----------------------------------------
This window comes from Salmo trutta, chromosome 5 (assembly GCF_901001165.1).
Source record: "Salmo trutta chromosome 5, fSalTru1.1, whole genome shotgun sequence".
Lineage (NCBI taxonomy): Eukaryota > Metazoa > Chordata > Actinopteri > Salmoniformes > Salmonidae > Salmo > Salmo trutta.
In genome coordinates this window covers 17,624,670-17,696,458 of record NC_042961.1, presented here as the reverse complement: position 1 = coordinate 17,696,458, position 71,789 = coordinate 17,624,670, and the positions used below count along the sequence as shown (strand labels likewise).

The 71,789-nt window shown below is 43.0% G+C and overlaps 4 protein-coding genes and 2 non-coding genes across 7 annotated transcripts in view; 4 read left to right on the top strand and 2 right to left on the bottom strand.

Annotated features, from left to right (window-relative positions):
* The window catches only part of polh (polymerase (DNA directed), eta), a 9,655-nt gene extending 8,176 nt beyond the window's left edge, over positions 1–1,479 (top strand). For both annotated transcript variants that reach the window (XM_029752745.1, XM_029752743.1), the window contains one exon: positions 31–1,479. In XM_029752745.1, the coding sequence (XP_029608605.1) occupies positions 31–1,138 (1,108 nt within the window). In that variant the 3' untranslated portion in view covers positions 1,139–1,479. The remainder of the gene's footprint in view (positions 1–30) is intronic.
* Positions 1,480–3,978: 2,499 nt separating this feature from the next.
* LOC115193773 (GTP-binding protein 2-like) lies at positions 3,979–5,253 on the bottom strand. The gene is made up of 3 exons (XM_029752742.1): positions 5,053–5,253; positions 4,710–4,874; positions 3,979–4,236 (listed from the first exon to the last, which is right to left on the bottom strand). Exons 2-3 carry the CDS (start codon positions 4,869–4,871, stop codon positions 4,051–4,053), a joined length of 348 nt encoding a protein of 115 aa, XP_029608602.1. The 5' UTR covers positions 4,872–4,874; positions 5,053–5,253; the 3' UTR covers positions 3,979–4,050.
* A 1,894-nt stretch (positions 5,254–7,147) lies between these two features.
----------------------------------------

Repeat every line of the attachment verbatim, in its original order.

This window comes from Salmo trutta, chromosome 5 (assembly GCF_901001165.1).
Source record: "Salmo trutta chromosome 5, fSalTru1.1, whole genome shotgun sequence".
Lineage (NCBI taxonomy): Eukaryota > Metazoa > Chordata > Actinopteri > Salmoniformes > Salmonidae > Salmo > Salmo trutta.
In genome coordinates this window covers 17,624,670-17,696,458 of record NC_042961.1, presented here as the reverse complement: position 1 = coordinate 17,696,458, position 71,789 = coordinate 17,624,670, and the positions used below count along the sequence as shown (strand labels likewise).

The 71,789-nt window shown below is 43.0% G+C and overlaps 4 protein-coding genes and 2 non-coding genes across 7 annotated transcripts in view; 4 read left to right on the top strand and 2 right to left on the bottom strand.

Annotated features, from left to right (window-relative positions):
* The window catches only part of polh (polymerase (DNA directed), eta), a 9,655-nt gene extending 8,176 nt beyond the window's left edge, over positions 1–1,479 (top strand). For both annotated transcript variants that reach the window (XM_029752745.1, XM_029752743.1), the window contains one exon: positions 31–1,479. In XM_029752745.1, the coding sequence (XP_029608605.1) occupies positions 31–1,138 (1,108 nt within the window). In that variant the 3' untranslated portion in view covers positions 1,139–1,479. The remainder of the gene's footprint in view (positions 1–30) is intronic.
* Positions 1,480–3,978: 2,499 nt separating this feature from the next.
* LOC115193773 (GTP-binding protein 2-like) lies at positions 3,979–5,253 on the bottom strand. The gene is made up of 3 exons (XM_029752742.1): positions 5,053–5,253; positions 4,710–4,874; positions 3,979–4,236 (listed from the first exon to the last, which is right to left on the bottom strand). Exons 2-3 carry the CDS (start codon positions 4,869–4,871, stop codon positions 4,051–4,053), a joined length of 348 nt encoding a protein of 115 aa, XP_029608602.1. The 5' UTR covers positions 4,872–4,874; positions 5,053–5,253; the 3' UTR covers positions 3,979–4,050.
* A 1,894-nt stretch (positions 5,254–7,147) lies between these two features.